In an attempt to get back to blogging, I started looking for memories that my uncle had written. I didn’t find them. But, that led me to look through a few of his mother’s (Eveline) things and one of the items I re-found was this poem. The poem is written and illustrated in brown ink with water color details. It is on thin, but sturdy, art board.
Tall Tree – a poem by Alice Conner Harness
This may have been on Eveline’s bulletin board at one time because of the holes made by tacks. Or maybe it just hung on a wall.
Several years ago I did a google search to see what I could find out about the poet, Alice Conner Harness, but I came away with pretty much nothing. Since my grandmother Eveline was a school teacher, I wondered if a student had made this for her, or if the poet was someone who lived nearby. Was it a favorite poem of my grandmother and someone illustrated it for her as a gift?
Yesterday’s google search took me to a query I had posted about the poem in 2003 on the Appanoose County Iowa Genweb board. It seems that a few other people have something similar in their possession.
A response in 2010: I also have a copy of this old poem on hard backed paper. ALso looks handwritten and sketched with a tree to the left of the poem. If anyone has any information about this poem or the author I would love to know the background. This was in my grandfather’s trunk.
A response from January 2015: Some 30 years ago my wife’s grandmother died. As we cleaned out her home I found the poem “Tall Tree” on card stock in brown ink and with the drawing of the tree on the right side. My call sign was “Tall Tree” due to me height and so I captured the poem and have had it ever since. It is slightly damaged with a water stain in the lower right corner. I would love to know more history and/or information about the author or the poem. Thank you.
About a week later, someone added an obituary, a little additional information, and the poem typed. The post provides the following information: Alice was born in 1902 in Jefferson County, Iowa, taught for one year, raised a family, moved to California in 1953 and died in 1997. She and her husband, Ezra, lost a son in the Battle of the Bulge. Alice worked as a counselor in the California prison system and started a halfway house for those released on parole.
A little more searching and I found that Alice Conner Harness wrote a 32-page book of poetry titled Along the Way. It was published by the Tribune Printing Co. of Fairfield, Iowa in 1948. It looks as though a copy of the book is available in the Grinnell College Burling Library in Grinnell, Iowa, including the author’s inscription and autograph. Copies may also be available for library use at University of Iowa Libraries in Iowa City and at Florida State University in Tallahassee.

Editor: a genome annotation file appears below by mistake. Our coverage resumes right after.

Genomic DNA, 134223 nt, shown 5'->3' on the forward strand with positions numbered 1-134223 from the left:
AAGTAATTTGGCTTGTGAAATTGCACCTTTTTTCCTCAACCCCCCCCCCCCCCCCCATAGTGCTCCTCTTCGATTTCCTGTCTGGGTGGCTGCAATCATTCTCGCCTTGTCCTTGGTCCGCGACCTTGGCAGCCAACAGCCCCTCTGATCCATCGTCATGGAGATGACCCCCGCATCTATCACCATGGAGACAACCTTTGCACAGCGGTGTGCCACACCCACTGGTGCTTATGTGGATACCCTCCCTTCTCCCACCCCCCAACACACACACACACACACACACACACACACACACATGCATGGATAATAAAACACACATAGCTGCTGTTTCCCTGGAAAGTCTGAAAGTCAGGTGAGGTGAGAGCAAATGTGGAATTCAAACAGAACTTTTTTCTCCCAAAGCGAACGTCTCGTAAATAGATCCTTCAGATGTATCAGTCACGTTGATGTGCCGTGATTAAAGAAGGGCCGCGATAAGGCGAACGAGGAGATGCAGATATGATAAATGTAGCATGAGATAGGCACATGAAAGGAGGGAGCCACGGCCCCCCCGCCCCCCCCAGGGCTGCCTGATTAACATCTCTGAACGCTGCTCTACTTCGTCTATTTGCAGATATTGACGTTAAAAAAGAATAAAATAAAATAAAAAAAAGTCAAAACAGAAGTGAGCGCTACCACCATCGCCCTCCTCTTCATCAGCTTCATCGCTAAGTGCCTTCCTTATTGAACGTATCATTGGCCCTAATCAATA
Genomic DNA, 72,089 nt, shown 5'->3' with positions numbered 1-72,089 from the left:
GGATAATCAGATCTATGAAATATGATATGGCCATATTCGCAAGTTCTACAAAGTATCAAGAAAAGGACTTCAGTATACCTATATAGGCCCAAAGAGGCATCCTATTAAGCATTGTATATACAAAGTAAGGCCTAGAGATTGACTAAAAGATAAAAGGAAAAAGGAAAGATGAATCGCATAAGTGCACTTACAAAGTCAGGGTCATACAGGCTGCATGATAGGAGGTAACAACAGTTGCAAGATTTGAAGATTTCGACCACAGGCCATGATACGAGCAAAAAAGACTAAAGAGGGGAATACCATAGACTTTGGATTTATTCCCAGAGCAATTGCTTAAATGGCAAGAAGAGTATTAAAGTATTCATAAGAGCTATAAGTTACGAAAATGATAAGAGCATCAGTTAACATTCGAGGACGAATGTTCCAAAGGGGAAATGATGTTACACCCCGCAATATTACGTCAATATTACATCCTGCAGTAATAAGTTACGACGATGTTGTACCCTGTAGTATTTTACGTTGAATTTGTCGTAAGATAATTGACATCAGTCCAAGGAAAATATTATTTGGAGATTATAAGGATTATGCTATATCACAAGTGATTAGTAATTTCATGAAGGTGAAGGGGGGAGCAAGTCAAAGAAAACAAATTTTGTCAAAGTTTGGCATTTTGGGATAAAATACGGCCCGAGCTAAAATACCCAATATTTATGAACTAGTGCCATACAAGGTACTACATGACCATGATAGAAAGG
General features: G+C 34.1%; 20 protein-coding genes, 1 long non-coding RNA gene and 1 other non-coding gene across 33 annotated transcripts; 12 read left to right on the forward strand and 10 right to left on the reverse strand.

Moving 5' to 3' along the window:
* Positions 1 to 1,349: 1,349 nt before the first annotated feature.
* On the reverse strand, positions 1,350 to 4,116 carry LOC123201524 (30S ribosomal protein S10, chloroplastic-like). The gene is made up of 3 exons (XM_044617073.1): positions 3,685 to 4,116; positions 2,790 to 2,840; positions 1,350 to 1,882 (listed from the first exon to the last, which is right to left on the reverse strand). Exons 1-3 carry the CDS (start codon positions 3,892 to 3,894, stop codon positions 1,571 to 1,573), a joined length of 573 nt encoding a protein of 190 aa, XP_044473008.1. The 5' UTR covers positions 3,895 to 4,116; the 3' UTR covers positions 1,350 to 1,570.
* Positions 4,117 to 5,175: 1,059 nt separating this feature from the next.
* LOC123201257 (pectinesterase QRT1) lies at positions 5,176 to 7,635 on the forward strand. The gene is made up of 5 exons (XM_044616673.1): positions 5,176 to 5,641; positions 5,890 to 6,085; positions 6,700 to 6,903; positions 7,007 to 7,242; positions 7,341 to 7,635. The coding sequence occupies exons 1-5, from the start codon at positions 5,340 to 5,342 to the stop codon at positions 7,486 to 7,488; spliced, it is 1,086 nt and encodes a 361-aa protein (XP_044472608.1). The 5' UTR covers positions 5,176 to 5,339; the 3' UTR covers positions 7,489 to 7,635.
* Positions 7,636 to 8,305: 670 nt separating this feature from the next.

And one more thing about Alice – she was a member of the Gold Star Mothers.
Gold Star Service Flag – Public Domain
According to Wikipedia: “The American Gold Star Mothers Inc. was formed in the United States shortly after World War I to provide support for mothers who lost sons or daughters in the war. The name came from the custom of families of servicemen hanging a banner called a Service Flag in the window of their homes. The Service Flag had a star for each family member in the United States Armed Forces. Living servicemen were represented by a blue star, and those who had lost their lives were represented by a gold star. Gold Star Mothers are often socially active but are non-political. Today, membership in the Gold Star Mothers is open to any American woman who has lost a son or daughter in service to the United States. On the last Sunday in September, Gold Star Mother’s Day is observed in the U.S. in their honor.”
I found one other poem by Alice Conner Harness in a google preview of a book titled That Knock at the Door: The History of Gold Star Mothers in America by Holly S. Fenelon. Appendix C contains poetry and clippings.
GOLD STAR MOTHER’S PRAYER (1950)
God, help me be worthy of the son I bore
Who, by his sacrifice in the white-hot hell of war,
Paid the price of freedom;
Help me pray for peace;
That men may find wisdom and that wars shall cease.
God, help me be humble when homage is shown
To me, his mother;
This honor is not mine alone.
In his name I am proud to accept it posthumously;
That honor alone is enough for me.
God, keep me ever true with courage so strong
That though the bitter struggle for peace be long,
My faith in the principles he died to uphold
May make me worthy to wear the star of gold.
Alice Conner Harness Batavia, Iowa
Now I know a little more about Alice Conner Harness, but I still have questions:
*Did Alice write and illustrate the poem onto art board? If not, who did?
*Why do several random people with connections to Appanoose Co., Iowa have a similar or exact item in their possession?
*Tall Tree is about grief and pain, perhaps especially meaningful to those who had lost a loved one. Were these sold to raise funds for some endeavor? Were they given to someone who had experienced a loss? My grandmother did not lose a child in a war, but lost a 5-year-old son to complications of measles.
I hope someone can help us solve the mystery of the Tall Tree!
Fenelon, Holly S. That Knock at the Door: The History of Gold Star Mothers in America. Bloomington, IN: iUniverse, 2012